Getting a Fix on Fixie

My friend Patrick Lioi (@plioi) is writing Fixie, a testing framework, and I’m using it in one of my projects, a genogram generator (which I will write about once it does something interesting).

Why make a testing framework when we already have xUnit, NUnit, MbUnit…? Patrick has a few reasons, my favorite of which is: to learn what can be learned from writing a testing framework. Really, who needs more reason than that? He’s writing a great blog series about it, gathered up on Fixie’s project page.

Making the switch

Rolling it into my project was simple. In my case, it was also quick, because I didn’t yet have many tests. But even if I did, the steps are still simple to understand.

  1. Put your tests into their own project.
  2. Use NuGet to install Fixie and an assertion library, such as Should.
    And there’s one of the points that make this project interesting: Finding and executing tests really has nothing to do with assertions; therefore, Fixie doesn’t impose an assertion library on you. Use what you like.
  3. If you’re using the default convention for discovering tests, clear all the clutter off your test classes and methods.
    Or you can define a convention to mimic your existing test framework, to make conversion easier.
    • The biggest NUnit-to-Fixie change I had to make is that, instead of a [SetUp] method, Fixie’s default convention uses the fixture class’s constructor for setup, and its IDisposable.Dispose() method for teardown. This has a definite advantage if you have inheritance amongst your test fixtures (not my favorite, but suit yourself): The order in which those constructors and disposers are called is well defined and free from surprises.
  4. Run your tests using TestDriven.Net or the Fixie.Console included in its NuGet package.
  5. Use NuGet to remove the old test framework.
    Whee!

Why use Fixie

Patrick would shoot me if I said it was ready for prime time. There’s lots to build yet. But I’m having fun using it in my small project for a bunch of reasons:

  1. It inspires me to ask myself, what conventions would I like to use for test discovery and execution.
  2. The ctor/IDispose pattern for setup/teardown is totally predictable.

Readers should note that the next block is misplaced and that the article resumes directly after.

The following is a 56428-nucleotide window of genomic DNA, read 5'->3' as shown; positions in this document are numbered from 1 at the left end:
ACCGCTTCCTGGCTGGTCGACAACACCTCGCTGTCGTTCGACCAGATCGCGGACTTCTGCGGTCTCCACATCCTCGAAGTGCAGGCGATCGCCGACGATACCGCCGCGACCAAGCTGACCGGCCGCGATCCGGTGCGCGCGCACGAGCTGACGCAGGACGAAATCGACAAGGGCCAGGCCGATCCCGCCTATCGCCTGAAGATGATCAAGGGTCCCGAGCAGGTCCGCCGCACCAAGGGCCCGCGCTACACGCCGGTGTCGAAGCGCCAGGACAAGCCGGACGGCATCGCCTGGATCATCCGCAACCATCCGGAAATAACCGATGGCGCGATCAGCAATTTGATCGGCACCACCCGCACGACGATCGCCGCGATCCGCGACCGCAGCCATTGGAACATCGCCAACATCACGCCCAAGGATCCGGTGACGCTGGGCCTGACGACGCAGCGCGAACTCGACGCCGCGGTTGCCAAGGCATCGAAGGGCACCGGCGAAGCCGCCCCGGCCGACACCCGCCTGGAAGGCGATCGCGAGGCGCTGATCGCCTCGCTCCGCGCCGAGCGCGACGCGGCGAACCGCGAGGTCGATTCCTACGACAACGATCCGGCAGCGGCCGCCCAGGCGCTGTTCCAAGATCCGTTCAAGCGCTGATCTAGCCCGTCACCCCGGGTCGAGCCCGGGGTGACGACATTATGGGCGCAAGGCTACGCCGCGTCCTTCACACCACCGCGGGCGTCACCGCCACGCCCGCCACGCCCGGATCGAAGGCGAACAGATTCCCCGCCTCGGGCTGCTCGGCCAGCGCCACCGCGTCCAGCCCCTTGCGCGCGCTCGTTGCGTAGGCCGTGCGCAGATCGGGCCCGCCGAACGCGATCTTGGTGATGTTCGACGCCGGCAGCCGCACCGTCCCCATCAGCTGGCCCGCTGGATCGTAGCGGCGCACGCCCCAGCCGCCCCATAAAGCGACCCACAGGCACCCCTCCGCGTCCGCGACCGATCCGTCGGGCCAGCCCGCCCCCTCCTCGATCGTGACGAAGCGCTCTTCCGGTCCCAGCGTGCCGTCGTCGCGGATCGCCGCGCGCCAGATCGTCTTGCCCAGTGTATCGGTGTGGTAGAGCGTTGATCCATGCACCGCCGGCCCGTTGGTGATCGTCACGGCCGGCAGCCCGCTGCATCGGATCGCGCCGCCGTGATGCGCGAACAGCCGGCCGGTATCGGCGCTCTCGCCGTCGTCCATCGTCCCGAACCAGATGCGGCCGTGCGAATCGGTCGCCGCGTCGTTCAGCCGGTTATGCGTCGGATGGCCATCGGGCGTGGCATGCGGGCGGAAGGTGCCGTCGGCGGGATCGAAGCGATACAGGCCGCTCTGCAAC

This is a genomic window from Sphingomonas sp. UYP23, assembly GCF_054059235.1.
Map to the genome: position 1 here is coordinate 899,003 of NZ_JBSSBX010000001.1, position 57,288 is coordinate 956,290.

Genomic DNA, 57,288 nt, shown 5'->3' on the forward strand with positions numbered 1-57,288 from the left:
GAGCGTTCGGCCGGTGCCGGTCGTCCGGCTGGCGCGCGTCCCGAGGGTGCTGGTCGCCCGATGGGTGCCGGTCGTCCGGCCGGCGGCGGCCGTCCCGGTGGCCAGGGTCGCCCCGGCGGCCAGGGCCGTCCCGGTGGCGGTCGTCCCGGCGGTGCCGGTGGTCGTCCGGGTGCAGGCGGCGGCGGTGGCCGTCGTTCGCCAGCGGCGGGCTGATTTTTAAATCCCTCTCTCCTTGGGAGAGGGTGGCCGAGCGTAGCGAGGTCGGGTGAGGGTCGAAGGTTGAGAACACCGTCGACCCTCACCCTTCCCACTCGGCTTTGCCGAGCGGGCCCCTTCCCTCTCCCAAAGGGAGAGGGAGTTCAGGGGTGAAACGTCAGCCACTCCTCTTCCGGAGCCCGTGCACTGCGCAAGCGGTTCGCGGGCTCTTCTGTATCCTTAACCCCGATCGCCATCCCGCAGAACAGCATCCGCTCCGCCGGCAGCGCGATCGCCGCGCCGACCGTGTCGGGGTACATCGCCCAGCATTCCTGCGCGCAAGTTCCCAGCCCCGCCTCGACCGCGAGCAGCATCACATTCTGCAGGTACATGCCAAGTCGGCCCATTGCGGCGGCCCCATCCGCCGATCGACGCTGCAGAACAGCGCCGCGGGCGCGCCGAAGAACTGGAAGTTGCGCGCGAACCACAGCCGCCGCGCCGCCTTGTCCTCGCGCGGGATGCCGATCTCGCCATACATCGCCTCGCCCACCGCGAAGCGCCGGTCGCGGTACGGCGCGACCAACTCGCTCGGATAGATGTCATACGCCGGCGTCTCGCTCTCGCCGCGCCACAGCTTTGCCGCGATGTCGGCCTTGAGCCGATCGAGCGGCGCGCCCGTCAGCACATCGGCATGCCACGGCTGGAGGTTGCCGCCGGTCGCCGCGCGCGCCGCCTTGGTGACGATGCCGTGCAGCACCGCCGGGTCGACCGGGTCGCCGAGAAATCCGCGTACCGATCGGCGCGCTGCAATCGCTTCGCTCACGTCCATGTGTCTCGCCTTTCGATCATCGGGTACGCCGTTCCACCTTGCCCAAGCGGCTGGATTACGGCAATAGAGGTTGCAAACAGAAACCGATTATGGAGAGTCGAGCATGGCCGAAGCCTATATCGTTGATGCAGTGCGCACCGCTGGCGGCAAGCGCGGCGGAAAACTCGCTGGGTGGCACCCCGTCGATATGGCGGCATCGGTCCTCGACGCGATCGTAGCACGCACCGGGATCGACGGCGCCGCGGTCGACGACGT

I once discovered, unpleasantly, that the ReSharper test runner and the NUnit console would run inherited [TestFixtureSetUp]s in different orders. That was… tough to track down.
  3. Using conventions means my tests have much less cruft.
  4. And I’m helping my friend, by putting his code to use. :)

Okay then, why read Fixie

Oh, now that, even if you’re not shopping for a new unit-testing framework, is worth your time. Patrick’s blog posts documenting the Fixie project—documenting the birth and design of an open-source project, really—are fun and insightful. (Still probably going to get shot. Ah, well.) Check ‘em out.

Try something new

Sometimes the best help you can contribute to a fledgling open-source project is to be an enthusiastic early adopter. Use their framework to give them more examples of how it might be used, how another developer interprets their API, and what features would be most useful next.

Any projects you’d like to highlight here that would welcome some early adopters? Tell us about them!

Related Articles:

About Sharon Cichelli

I am a Headspring Senior Consultant, developing custom enterprise software for our clients and leading training classes on the latest Microsoft technologies. I blog about .NET development, best practices in agile software development, and my nerdy hobbies.
This entry was posted in Open-Source Software, unit testing. Bookmark the permalink. Follow any comments here with the RSS feed for this post.
  • Sean Feldman

    Is there anything special needed to get Fixie going with TD.NET?

    • Patrick Lioi

      The nuget package ( http://nuget.org/packages/Fixie/ ) includes the library itself, Fixie.dll, as well as the Fixie.Console.exe runner and the TD.NET support files. Your TD.NET shortcuts should work without any extra setup. (I suppose if your test project happens to also reference NUnit, TD.NET might have to pick a “winner” to run. When you run a test via TD.NET, you’ll know it worked if it says “Fixie (0.0.0.x)” in the output.)

      • scichelli

        In other words… no, nothing special. @seanfeldman:disqus, were you hitting a specific issue, or just asking out of curiosity? (I was curious, too. I didn’t expect it to _just work_, but it does.)

        • Sean Feldman

          Verifying. Used mspec, but people didn’t like it. We use xUnit currently, and it looks like Fixie is a better option for us. Some of us use R# to execute tests and some TD.NET (ok, just me). If we to go with Fixie, need to make sure at least one works (and yes, I’m happy it’s the one I happened to use :D )

  • Pingback: The Morning Brew - Chris Alcock » The Morning Brew #1376

  • Carlos Ribas

    So cool. I hate [TestFixtureSetup]. UGH, what a horrible design. Hey, Patrick, is there a provision for setup that is desired to be once per fixture instead of once per test case? Sometimes with integration tests there’s some overhead that we like to mitigate by (ugh) sharing a little state between test cases. It’s dirty, but if it runs tests 50x as fast, sometimes it is worth it.

    • Patrick Lioi

      Yes! The customization API is *very much* in its infancy, so the details will surely change, but I can already opt into one-instance-per-test-method as well as one-instance-per-test-class. The latest blog post includes an NUnit-like convention: http://www.headspring.com/dry-test-inheritance/ (see the part that says FixtureExecution.CreateInstancePerFixture( )). The idea is you could stick with the simpler convention for unit tests, and branch out into things like CreateInstancePerFixture( ) in integration tests. The next few blog posts will dig deeper into the integration testing side of things, specifically for IoC and things like database transactions.